Mayor Bill de Blasio released a preliminary $89.3 Executive Budget for the 2020-21 fiscal year on Thursday that includes over $2 billion in “very tough” spending cuts.
“It focuses on four things overwhelmingly: health, safety, food and shelter, that simple,” de Blasio said during his daily novel coronavirus briefing.
The proposed budget, which will need the city council’s approval in June, is 6 million less than what the mayor proposed in January of this year.
“There is no cost too great to keeping New Yorkers protected, but Washington must also step up,” said de Blasio. “New Yorkers deserve nothing less than the full support of our federal government in this time of crisis.
To get the city through the immediate next phase of the novel coronavirus crisis, the mayor said, the city is drawing down on budget reserves. The city drew out $900 million from its General Reserves and $250 million from the Capital Stabilization Fund, which pays for early-stage capital project planning and design.
Over $2.5 billion was taken out of the Retire Health Benefits Trust fund which now has a balance of $ 2.08 billion. Total reserves for the fiscal year 2021 are now $2.18 billion.
The cuts and dips in reserves come as the city projects a $7.4 billion tax revenue hit in the rest of 2020 leading into 2021. Some believe that blow to the city economy could be worse though. According to a recently released report from the Independent Budget Office, the city could come closer to being hit with almost $10 million in lost tax revenue forcing the big apple’s economy to nosedive worse than the recession of the 1970s.
Education, health, social services, law enforcement, transportation, housing and parks all took heavy hits in De Blasio’s proposed budget.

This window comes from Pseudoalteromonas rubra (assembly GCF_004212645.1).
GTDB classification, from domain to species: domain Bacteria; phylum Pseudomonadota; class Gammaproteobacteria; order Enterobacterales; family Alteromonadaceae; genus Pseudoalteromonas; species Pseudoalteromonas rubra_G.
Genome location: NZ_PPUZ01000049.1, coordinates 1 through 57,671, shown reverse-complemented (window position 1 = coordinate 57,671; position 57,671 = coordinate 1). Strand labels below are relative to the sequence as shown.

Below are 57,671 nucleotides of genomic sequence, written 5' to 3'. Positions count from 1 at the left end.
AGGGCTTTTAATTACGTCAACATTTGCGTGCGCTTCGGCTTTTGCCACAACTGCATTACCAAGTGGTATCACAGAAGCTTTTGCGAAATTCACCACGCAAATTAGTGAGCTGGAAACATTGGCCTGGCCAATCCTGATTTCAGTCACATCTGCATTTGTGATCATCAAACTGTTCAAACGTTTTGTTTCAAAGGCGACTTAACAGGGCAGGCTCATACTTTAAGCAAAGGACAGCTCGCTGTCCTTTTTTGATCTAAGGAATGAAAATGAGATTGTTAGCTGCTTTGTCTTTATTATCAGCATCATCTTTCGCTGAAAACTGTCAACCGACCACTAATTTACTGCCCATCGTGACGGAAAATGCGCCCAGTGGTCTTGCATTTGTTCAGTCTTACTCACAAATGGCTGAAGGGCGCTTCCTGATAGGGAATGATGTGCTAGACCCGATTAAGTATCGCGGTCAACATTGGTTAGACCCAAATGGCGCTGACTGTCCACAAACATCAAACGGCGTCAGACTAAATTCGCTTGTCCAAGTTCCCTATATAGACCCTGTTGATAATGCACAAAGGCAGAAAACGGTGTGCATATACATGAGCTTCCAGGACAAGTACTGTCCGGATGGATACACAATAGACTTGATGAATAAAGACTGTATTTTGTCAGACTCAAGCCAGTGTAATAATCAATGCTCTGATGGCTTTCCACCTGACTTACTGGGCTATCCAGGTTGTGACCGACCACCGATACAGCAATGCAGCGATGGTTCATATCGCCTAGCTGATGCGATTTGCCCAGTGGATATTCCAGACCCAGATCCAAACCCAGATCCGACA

Cuts to education programs like Summer in the City, Single Shepherd and College Access for ALL accounted for $49 million in savings for 2021. The city also chose to delay developing 3K programs in districts 1 in lower Manhattan, 12 in the Bronx, 14 in Northwestern Queens and 29 in Southeast Queens drawing in another $43 million in savings.
Delays in determining a new cohort of freshmen for the CUNY ASAP program, which helps students earn associate’s degrees at nine CUNY campuses, is saving the city $20 million, according to the mayor.
The city is cutting $15.5 million by reducing the number of contracts and supplies for arts programmings in middle and high schools.
The city is also cutting $ 1.8 million in contracts, technology curriculum and health education certification programming for teachers for the fiscal year 2021 and another $3.8 million from supplies for Civics for All programming just to list a few cuts.
“We all know there are tough budget times ahead, and new sources of revenue have to be found. But according to its own filing with the state, the New York City school system spends more than $6 billion every year on central administration,” United Federation of Teachers President Michael Mulgrew in a statement. “To the extent that DOE cuts become necessary, that’s the first place the city should be looking. Now is not the time to cut direct services to students and school communities when they are going through so much.”